Speaking about Godard

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NYU Press, 1998 - Performing Arts - 243 pages
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Probably the most prominent living filmmaker, and one of the foremost directors of the postwar era, Jean Luc-Godard has received astonishingly little critical attention in the United States. With Speaking about Godard, leading film theorist Kaja Silverman and filmmaker Harun Farocki have made one of the most significant contributions to film studies in recent memory: a lively set of conversations about Godard and his major films, from Contempt to Passion.

Combining the insights of a feminist film theorist with those of an avant-garde filmmaker, these eight dialogues–each representing a different period of Godard's film production, and together spanning his entire career–get at the very heart of his formal and theoretical innovations, teasing out, with probity and grace, the ways in which image and text inform one another throughout Godard's oeuvre. Indeed, the dialogic format here serves as the perfect means of capturing the rhythm of Godard's ongoing conversation with his own medium, in addition to shedding light on how a critic and a director of films respectively interpret his work.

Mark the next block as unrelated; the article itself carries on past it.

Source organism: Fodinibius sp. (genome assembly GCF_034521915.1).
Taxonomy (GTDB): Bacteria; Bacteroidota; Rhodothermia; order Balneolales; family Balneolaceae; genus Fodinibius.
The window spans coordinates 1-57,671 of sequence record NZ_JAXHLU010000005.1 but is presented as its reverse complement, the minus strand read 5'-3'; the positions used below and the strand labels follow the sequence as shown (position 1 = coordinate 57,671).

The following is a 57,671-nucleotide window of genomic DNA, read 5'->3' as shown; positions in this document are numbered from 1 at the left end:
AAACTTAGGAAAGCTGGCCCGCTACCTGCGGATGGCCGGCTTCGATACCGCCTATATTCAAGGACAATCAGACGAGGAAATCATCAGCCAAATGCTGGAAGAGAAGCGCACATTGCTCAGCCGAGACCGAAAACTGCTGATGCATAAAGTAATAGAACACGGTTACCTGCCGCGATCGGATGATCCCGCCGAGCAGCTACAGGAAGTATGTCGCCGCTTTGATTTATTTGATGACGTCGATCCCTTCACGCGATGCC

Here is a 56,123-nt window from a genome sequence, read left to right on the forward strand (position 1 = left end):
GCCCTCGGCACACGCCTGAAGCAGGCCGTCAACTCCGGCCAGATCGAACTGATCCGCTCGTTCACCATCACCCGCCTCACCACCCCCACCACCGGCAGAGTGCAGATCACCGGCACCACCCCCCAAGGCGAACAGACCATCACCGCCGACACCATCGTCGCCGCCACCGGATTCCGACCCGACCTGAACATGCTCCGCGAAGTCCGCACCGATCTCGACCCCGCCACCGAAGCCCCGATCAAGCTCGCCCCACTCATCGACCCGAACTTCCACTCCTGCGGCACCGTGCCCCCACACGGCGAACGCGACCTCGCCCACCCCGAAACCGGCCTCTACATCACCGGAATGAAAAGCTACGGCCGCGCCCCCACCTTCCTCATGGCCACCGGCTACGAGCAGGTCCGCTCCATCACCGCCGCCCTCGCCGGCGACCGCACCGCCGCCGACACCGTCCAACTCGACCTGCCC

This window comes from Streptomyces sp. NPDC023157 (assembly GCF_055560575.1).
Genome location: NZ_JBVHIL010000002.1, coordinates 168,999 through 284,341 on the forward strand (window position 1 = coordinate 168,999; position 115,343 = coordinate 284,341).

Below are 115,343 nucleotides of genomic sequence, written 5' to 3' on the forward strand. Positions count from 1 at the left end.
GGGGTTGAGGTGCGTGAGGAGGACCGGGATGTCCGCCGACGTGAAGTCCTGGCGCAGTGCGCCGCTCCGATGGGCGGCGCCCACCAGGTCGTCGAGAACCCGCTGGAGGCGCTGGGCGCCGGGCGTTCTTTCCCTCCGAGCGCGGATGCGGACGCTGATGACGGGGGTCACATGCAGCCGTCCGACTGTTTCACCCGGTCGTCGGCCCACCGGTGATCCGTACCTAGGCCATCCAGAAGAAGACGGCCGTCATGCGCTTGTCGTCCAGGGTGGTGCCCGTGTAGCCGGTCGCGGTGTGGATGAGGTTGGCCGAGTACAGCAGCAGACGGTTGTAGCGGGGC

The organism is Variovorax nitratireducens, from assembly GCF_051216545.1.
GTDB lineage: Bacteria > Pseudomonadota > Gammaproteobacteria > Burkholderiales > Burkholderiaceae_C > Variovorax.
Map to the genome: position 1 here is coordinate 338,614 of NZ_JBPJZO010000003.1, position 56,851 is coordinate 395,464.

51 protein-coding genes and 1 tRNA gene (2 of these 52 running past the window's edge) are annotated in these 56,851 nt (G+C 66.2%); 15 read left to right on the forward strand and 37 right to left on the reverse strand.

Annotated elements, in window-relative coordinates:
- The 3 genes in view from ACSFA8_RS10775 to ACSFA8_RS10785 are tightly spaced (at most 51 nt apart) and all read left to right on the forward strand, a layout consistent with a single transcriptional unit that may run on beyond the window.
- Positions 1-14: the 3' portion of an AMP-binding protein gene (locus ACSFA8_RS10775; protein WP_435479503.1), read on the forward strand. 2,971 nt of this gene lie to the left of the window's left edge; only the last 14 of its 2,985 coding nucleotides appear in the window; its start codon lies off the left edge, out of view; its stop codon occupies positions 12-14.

As it takes us through Godard's films in real time, Speaking about Godard conveys the sense that we are at the movies with Silverman and Farocki, and that we, as both student and participant, are the ultimate beneficiaries of the performance of this critique. Accessible, informative, witty, and, most of all, entertaining, the conversations assembled here form a testament to the continuing power of Godard's work to spark intense debate, and reinvigorate the study of one of the great artists of our time.

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About the author (1998)

Kaja Silverman is Professor of Rhetoric and Film at the University of California at Berkeley. She is the author of several books, including The Threshold of the Visible World, Male Subjectivity at the Margins, and The Subject of Semiotics.

Director and film essayist Harun Farocki has made over 70 films, including Videograms of a Revolution and Images of the World and the Inscription of War.

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